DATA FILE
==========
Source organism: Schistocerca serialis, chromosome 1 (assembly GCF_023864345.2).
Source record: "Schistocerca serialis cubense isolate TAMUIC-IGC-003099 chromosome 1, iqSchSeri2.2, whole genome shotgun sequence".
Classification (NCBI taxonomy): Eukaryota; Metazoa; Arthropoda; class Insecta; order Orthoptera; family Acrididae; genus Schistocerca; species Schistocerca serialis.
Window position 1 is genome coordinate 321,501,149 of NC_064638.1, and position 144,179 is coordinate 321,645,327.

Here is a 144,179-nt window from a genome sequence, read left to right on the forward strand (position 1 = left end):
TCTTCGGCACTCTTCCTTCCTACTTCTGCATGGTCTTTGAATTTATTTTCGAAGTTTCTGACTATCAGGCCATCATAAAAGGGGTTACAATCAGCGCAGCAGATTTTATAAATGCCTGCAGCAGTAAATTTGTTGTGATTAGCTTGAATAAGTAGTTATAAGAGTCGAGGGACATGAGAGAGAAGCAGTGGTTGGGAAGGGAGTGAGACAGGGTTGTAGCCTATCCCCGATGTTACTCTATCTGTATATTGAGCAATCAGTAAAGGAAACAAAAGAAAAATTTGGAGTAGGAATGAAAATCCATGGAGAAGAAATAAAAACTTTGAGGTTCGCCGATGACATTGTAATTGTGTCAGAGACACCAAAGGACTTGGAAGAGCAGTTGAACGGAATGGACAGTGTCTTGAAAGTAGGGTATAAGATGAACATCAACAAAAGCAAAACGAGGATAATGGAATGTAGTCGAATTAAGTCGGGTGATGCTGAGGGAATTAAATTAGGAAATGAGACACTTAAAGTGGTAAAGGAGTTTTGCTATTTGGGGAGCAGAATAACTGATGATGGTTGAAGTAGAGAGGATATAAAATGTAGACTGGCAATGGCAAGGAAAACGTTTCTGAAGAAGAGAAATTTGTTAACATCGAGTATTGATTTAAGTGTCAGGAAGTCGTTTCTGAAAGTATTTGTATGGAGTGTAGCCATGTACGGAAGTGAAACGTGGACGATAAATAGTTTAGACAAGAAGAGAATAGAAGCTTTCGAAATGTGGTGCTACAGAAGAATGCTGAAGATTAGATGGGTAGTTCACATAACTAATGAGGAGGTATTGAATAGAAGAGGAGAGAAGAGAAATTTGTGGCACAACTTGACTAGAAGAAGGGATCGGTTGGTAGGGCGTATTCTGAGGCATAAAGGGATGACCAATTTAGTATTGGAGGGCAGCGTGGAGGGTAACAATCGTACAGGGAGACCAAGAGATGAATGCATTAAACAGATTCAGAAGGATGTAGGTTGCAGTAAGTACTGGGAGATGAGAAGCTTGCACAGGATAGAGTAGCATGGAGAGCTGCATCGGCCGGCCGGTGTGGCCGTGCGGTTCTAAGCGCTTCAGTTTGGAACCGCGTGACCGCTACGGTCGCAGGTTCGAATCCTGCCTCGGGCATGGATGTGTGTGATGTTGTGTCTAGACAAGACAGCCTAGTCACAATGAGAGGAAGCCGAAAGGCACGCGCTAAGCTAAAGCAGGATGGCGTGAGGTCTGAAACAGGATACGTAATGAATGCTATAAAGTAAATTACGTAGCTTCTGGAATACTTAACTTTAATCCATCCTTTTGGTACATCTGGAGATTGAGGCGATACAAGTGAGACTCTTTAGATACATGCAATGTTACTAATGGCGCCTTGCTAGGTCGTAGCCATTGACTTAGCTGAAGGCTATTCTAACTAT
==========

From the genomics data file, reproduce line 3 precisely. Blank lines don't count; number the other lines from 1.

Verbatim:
Classification (NCBI taxonomy): Eukaryota; Metazoa; Arthropoda; class Insecta; order Orthoptera; family Acrididae; genus Schistocerca; species Schistocerca serialis.